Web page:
SA Jockey Talent Pool Is Shallow

Top guys are world class - the rest are plain average

A former SA Champion rider says the jockey talent pool in South Africa has lacked genuine depth for some years now.

Top jockeys enjoy support from the good stables and get the best rides. And when a youngster falls behind, it is a vicious circle and whirlpool that is very difficult to escape from.

Andrew Fortune – expert opinion

“I don’t have the answers as to why standards should have deteriorated,” quips Andrew Fortune, one of the most charismatic and outspoken personalities in the game.

The Capetonian was crowned SA Champion in the 2008/9 season in one of the great comebacks of the game.

A man with superb hands and an in-built pace judgement computer, he is well equipped and entitled to an opinion.

“There is a niche group at the top and the rest are plain average – ordinary, to be honest. I saw it while I was riding and now I am seeing it through the eyes of my wife, Ashley, as the trainer. Why would you take an owner’s hard earned cash for months and work your butt off to get a horse fit – and then engage a jockey who is probably going to mess it all up in 60 seconds? So yes, it’s human nature and common sense – we all want the best doctor, best teacher for our kids, best football coach. Best always works. Full stop,” he adds.

Mike De Kock – good advice

“Mike de Kock always said that training racehorses is not rocket science. Ashley’s horses are fit, sound, well fed and loved. The jockey puts the cherry on the cake.”

When taxed on nominating his top current jockey, Andrew doesn’t hesitate. “Richard Fourie is the complete package. He has it all. And the key is he trusts a horse. If his mount wants to lead, he shows faith and trust and goes with it. The rest are always too busy behind him trying to find cover and perceived best position. When the jockey lacks confidence, the trainer’s instructions are echoing in his head. Not Richard. He plays them on the break. Very often he wins the race in the first 200m. Simple.”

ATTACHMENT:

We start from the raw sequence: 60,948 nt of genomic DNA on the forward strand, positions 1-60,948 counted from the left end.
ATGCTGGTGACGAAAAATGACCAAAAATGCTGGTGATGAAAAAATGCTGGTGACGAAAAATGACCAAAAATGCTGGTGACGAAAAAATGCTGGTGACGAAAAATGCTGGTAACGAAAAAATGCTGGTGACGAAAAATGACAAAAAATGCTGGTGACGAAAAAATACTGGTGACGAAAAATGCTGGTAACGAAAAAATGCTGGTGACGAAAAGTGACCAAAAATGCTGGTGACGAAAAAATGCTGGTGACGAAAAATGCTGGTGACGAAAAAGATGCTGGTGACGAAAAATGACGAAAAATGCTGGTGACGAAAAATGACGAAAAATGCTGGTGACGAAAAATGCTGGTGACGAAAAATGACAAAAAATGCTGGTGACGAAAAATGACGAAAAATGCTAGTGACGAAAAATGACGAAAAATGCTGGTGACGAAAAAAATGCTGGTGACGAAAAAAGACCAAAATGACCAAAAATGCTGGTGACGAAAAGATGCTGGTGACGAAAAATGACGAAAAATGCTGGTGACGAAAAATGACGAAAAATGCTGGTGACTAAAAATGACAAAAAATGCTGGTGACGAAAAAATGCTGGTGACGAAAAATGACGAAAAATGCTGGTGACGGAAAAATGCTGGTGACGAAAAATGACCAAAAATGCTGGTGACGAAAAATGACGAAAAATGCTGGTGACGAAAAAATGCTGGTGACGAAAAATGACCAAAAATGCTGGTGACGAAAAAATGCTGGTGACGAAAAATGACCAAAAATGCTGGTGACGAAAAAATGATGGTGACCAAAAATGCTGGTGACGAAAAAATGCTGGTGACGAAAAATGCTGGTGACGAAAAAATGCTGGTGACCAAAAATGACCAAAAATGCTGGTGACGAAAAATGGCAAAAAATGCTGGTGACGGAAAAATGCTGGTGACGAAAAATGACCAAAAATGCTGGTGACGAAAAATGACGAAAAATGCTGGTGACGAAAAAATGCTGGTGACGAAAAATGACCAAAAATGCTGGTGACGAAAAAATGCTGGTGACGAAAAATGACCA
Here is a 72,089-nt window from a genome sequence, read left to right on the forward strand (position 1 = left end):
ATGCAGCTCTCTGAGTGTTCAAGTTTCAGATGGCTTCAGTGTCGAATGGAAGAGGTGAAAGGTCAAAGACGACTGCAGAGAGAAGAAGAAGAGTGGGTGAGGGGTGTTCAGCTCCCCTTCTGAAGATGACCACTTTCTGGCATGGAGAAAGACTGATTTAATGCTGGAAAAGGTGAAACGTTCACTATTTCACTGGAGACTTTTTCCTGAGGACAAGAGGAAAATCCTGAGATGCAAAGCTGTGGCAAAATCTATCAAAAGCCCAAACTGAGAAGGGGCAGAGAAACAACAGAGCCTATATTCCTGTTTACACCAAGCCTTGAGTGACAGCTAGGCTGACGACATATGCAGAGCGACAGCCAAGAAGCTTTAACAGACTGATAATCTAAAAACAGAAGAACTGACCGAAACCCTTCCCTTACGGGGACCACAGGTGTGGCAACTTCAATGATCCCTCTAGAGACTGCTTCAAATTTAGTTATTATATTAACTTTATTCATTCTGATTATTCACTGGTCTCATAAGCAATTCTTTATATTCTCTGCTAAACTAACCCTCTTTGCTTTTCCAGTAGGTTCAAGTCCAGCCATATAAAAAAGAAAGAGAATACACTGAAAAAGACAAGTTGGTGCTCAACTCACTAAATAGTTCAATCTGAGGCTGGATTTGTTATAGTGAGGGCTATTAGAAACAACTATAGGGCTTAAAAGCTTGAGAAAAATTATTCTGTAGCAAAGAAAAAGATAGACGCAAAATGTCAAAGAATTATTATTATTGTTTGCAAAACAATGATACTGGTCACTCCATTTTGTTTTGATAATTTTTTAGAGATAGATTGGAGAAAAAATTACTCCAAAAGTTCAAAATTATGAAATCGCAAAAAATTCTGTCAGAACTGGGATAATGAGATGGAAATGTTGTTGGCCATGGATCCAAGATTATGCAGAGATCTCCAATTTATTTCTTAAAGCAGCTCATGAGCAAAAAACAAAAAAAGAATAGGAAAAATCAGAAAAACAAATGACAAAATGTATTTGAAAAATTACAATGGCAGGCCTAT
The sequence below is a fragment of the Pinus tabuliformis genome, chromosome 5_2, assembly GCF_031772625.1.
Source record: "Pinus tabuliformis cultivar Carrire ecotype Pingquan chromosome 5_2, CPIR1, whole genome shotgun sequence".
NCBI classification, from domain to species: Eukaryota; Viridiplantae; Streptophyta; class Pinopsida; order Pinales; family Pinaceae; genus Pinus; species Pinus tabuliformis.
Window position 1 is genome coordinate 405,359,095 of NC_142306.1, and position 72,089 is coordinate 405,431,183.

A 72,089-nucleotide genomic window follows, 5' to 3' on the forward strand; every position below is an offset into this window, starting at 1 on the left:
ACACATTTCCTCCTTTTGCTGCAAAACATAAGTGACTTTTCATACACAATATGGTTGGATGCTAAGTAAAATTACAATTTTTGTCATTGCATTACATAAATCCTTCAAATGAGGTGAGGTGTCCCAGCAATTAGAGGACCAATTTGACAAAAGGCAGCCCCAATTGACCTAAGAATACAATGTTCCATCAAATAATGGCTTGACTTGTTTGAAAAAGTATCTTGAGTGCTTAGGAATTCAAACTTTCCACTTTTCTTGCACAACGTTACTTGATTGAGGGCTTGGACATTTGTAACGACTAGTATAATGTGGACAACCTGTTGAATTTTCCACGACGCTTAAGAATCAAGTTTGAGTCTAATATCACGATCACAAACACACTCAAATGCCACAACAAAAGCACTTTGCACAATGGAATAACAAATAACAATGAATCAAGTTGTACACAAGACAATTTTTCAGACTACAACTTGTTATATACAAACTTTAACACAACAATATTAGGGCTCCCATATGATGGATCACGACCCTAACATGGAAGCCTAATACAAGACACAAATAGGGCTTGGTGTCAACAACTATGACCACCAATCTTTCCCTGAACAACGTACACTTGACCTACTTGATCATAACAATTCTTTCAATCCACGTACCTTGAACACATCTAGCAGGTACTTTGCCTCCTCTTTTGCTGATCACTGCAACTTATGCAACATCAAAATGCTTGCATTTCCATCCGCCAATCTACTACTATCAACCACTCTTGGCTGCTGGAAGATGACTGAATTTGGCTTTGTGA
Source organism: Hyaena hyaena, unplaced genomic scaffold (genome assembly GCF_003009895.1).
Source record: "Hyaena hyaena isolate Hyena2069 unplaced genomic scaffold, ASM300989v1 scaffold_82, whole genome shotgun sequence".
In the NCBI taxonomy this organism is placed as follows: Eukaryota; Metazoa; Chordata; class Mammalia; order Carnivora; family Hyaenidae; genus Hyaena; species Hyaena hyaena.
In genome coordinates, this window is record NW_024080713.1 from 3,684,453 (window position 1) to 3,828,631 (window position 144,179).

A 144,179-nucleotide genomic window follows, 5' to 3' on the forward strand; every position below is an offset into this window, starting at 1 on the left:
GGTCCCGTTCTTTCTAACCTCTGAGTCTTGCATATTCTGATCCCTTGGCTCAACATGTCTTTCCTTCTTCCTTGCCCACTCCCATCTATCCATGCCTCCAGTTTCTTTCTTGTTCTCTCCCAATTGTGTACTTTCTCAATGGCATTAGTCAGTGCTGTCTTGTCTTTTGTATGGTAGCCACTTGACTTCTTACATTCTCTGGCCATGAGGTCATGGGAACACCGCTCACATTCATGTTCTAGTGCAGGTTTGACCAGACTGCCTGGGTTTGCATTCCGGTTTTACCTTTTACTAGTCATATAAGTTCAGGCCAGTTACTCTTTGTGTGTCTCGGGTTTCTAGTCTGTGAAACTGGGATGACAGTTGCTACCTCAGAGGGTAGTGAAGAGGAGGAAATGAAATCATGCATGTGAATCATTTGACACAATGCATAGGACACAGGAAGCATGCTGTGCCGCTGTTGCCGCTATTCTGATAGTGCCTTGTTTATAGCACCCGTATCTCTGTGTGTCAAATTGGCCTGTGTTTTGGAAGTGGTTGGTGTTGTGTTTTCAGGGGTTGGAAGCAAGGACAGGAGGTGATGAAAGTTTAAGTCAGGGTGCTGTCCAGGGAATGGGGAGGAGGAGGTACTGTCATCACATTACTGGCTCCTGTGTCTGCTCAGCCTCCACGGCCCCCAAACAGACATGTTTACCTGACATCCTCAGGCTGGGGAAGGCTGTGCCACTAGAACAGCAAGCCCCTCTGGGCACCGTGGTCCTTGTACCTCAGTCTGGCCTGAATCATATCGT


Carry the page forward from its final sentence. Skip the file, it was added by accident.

Andrew adds that he has had long chats with his Cape Champion son Aldo Domeyer about it.

Cape Champion Aldo Domeyer (Pic – Chase Lebenberg Photography)

“Aldo is very good. He is hardworking and improving. He is keen to absorb advice – unlike his father! I have told him to wake up and watch Richard. Trust the horse. He is getting better all the time. He could have a national title in him yet!”

Piere Strydom’s ride on Norland at the Vaal on Tuesday came up.

“Piere is getting a bit long in the tooth but is a genius. He can win on them from anywhere. When I was riding, I actually asked him how he does it. And I don’t ever ask for advice – so you know how very good he must have been! Piere explained that confidence x-factor in your horse. He lets them find their feet and then they are in a rhythm. That means an advantage already. He wrote the textbook. And he is no spring chicken. But he is still top-class –  it helps that most of the youngsters aren’t too bloody good!”

He is quick to single out new SA Champion Lyle Hewitson and Luke Ferraris in the emerging generation.

Lyle Hewitson (photo: JC Photos)

Lyle Hewitson (photo: JC Photos)

“Lyle had a good grounding. His Dad Carl – a former jockey – mentored him early. He played polocrosse. He knew horses. He has a good brain too – that helps!”

We asked about Luke Ferraris, who has made such a top start, but has also been better supported than many other apprentices, thanks to his legendary Grandfather, Ormond.

“Believe me you can put an average guy on a good horse and he can still stuff it up. The difference is Luke is taking his chances and converting them into winners. He is still a baby, and the real test comes when you lose the allowance. But Luke also got that head start and he is taking the opportunities with both hands. He sits well, speaks well – I think he also has a good head on his shoulders.”

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